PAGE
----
Could China defeat a “Great Wall in Reverse”? Suppose General David Berger, the commandant of the U.S. Marine Corps, gets his way and transforms the corps into an island-hopping, missile-toting force able to transmute the first island chain into a “Great Wall in reverse”—a barricade against sea and air movement between the China seas and the Western Pacific. Chinese Communist Party magnates might be deterred for a time from misadventures in the South China Sea, Taiwan Strait, or East China Sea, but they would not meekly acquiesce in their imprisonment within coastal waters. After all, China must take to the high seas to make its “dream” of national rejuvenation come true. The leadership sees compelling economic, military, and diplomatic reasons to make China’s weight felt in world affairs.
All of these demand access to the high seas. All demand that People’s Liberation Army (PLA) commanders devise some way to rupture the allied Great Wall.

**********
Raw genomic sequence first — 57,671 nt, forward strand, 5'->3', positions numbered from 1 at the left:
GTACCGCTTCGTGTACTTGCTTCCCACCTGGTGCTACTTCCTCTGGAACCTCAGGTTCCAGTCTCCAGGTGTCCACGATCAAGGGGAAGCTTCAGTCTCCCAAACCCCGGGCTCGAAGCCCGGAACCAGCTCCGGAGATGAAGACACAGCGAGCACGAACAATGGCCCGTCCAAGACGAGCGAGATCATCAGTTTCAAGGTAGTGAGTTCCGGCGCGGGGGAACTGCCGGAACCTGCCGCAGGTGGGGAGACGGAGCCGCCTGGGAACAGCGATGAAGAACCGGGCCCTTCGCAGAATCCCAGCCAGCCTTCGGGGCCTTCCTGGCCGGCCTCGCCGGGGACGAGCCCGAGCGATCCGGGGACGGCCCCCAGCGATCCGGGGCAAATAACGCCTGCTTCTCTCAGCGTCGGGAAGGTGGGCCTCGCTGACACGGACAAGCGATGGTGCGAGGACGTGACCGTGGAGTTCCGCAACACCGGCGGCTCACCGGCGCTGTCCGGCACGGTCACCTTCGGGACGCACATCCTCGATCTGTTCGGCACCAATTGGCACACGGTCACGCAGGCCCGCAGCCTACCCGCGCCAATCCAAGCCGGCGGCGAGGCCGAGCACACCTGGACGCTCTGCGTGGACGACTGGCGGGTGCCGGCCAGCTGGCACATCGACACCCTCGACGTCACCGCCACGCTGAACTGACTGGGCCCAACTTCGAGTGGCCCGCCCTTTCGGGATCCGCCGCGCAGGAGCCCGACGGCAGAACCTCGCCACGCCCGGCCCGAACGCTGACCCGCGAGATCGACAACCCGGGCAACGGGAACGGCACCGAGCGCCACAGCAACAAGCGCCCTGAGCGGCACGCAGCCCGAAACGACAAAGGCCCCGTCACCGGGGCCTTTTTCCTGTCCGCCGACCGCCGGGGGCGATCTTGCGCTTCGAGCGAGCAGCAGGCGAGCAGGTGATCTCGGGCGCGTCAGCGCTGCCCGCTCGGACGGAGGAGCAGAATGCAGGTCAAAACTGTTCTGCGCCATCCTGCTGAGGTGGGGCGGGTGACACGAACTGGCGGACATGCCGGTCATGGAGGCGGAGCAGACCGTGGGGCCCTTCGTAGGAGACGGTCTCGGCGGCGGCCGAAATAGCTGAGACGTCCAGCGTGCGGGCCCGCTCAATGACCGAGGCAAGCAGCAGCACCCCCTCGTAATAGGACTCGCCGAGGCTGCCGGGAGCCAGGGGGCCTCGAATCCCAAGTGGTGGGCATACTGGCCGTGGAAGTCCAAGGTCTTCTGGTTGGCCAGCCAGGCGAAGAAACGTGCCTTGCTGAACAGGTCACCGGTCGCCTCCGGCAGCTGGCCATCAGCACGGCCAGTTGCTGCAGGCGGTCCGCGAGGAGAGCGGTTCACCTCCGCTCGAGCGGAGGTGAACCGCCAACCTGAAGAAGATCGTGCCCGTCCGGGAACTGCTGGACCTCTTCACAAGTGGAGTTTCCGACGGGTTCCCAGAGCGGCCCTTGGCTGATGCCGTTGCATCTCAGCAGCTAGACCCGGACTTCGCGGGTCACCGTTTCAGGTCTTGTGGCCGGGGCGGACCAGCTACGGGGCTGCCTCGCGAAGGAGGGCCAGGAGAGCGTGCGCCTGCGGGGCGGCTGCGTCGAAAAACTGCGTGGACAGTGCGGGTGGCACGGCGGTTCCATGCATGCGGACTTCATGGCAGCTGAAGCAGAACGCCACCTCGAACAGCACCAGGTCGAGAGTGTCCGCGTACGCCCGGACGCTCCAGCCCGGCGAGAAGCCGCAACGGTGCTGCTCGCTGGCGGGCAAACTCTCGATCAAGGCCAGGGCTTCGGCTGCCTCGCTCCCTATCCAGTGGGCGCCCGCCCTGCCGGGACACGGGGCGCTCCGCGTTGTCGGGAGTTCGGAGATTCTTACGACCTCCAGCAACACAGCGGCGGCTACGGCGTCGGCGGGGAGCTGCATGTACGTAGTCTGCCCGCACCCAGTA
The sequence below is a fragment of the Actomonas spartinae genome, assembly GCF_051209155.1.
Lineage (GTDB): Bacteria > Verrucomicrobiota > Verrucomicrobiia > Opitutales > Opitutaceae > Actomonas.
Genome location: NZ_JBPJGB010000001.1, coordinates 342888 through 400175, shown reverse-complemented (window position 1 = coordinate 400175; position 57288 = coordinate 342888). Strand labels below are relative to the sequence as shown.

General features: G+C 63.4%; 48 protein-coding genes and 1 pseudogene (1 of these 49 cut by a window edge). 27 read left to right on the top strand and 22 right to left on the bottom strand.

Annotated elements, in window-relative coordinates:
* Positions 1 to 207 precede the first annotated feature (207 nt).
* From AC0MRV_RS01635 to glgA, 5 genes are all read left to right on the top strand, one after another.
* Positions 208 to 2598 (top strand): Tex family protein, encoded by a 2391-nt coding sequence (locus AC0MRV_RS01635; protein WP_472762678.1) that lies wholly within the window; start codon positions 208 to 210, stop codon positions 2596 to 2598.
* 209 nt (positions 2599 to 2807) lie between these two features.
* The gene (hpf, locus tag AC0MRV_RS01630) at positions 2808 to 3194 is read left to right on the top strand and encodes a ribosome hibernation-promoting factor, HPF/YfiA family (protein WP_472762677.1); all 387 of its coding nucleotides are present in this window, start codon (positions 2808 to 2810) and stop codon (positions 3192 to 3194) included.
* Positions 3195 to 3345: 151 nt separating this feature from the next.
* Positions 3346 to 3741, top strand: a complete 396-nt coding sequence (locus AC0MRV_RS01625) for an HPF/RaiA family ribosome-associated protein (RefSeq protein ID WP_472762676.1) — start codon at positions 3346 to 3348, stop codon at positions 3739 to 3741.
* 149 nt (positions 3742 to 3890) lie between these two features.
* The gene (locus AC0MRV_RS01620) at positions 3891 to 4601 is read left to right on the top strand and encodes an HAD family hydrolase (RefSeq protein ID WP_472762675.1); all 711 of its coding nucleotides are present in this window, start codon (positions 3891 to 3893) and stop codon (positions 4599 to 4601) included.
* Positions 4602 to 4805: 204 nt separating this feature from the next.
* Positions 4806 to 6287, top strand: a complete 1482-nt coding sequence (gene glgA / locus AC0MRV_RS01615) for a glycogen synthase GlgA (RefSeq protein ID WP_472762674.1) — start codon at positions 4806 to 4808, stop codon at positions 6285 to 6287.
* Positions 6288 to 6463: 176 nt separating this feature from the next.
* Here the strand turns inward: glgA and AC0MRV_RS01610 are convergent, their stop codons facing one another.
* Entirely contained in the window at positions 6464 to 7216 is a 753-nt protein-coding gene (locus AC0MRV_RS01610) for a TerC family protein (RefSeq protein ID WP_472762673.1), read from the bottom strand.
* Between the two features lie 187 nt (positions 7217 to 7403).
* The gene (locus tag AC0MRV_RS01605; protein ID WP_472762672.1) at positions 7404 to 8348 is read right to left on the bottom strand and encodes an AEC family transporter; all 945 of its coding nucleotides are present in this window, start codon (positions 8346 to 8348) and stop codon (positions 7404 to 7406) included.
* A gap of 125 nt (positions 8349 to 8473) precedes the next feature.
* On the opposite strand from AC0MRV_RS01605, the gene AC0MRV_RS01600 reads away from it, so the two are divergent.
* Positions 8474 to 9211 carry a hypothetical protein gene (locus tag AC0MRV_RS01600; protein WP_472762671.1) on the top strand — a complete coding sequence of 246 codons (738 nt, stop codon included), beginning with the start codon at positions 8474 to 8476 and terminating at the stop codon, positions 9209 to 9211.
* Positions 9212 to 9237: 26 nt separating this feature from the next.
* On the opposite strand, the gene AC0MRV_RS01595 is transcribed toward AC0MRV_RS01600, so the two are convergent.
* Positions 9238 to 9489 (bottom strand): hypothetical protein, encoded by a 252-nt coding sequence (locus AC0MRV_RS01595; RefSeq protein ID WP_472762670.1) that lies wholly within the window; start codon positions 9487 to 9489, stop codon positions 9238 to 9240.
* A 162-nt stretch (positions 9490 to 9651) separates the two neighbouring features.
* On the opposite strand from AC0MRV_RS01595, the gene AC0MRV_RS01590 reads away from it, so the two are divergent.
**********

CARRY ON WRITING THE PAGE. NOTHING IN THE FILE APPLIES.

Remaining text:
What are Beijing’s options? Well, military overseers must first decide whether to undertake a broad or narrow offensive against the east wall. According to strategist Edward Luttwak, the choice between a broad or narrow offensive is the pivotal choice in theater strategy. In other words, PLA forces could act all along the first island chain more or less simultaneously in hopes of battering down what could be a thinly guarded perimeter. They could disperse forces in space while concentrating multiple offensives at the same time in hopes of scoring a breakthrough somewhere along the line. Coordination among these offensives would be at a premium to ensure they took place at once, preventing island defenders from shifting from side to side to reinforce one another at points of impact.